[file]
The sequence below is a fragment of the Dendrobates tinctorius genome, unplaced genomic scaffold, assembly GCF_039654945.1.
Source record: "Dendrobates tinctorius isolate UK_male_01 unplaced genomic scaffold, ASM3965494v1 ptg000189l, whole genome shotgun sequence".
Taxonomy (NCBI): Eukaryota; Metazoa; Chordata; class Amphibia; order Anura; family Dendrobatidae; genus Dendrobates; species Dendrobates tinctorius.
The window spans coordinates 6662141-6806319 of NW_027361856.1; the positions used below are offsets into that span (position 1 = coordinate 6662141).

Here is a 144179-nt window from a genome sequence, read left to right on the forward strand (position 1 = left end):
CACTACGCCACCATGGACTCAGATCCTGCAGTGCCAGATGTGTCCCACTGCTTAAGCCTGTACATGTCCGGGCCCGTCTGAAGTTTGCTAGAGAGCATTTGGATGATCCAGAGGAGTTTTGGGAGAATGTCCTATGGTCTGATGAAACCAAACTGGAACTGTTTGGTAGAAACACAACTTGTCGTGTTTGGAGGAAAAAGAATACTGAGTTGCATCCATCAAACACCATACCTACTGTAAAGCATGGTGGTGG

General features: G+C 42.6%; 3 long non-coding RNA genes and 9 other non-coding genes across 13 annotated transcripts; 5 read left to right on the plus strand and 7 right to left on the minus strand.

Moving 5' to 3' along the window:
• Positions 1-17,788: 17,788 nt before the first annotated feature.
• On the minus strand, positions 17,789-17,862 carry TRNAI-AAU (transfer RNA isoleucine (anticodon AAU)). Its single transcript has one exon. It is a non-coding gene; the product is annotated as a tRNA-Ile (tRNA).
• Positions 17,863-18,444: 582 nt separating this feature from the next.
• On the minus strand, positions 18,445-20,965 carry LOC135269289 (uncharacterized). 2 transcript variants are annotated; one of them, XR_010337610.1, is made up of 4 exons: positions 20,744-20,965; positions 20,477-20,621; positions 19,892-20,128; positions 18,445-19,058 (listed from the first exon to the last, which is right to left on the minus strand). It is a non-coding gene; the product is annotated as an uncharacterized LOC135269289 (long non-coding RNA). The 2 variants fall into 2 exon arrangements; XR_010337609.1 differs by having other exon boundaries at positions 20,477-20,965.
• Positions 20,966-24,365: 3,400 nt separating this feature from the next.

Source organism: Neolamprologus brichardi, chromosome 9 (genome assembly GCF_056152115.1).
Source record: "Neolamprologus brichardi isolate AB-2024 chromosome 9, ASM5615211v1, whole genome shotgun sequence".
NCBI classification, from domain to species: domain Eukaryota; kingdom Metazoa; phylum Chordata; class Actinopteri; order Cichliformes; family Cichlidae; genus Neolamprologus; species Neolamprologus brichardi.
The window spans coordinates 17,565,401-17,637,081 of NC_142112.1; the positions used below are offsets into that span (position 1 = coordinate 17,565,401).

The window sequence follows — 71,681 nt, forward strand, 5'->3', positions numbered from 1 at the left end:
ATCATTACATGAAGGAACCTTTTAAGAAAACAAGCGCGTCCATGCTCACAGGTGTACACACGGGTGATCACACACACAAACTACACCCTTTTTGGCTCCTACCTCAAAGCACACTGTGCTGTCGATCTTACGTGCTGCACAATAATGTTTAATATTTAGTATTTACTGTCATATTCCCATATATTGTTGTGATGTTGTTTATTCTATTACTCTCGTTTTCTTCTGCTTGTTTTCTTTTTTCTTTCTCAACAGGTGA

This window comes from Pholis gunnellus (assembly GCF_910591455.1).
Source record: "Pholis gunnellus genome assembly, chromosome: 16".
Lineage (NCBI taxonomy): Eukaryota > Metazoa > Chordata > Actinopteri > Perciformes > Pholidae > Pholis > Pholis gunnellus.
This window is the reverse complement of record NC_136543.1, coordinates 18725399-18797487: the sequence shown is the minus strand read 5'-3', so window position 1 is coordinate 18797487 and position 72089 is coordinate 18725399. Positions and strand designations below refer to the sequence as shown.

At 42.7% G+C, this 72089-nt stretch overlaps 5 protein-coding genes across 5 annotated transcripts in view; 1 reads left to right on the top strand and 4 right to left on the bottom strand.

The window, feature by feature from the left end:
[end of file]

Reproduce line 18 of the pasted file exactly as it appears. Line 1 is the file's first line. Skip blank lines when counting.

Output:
The window sequence follows — 71,681 nt, forward strand, 5'->3', positions numbered from 1 at the left end: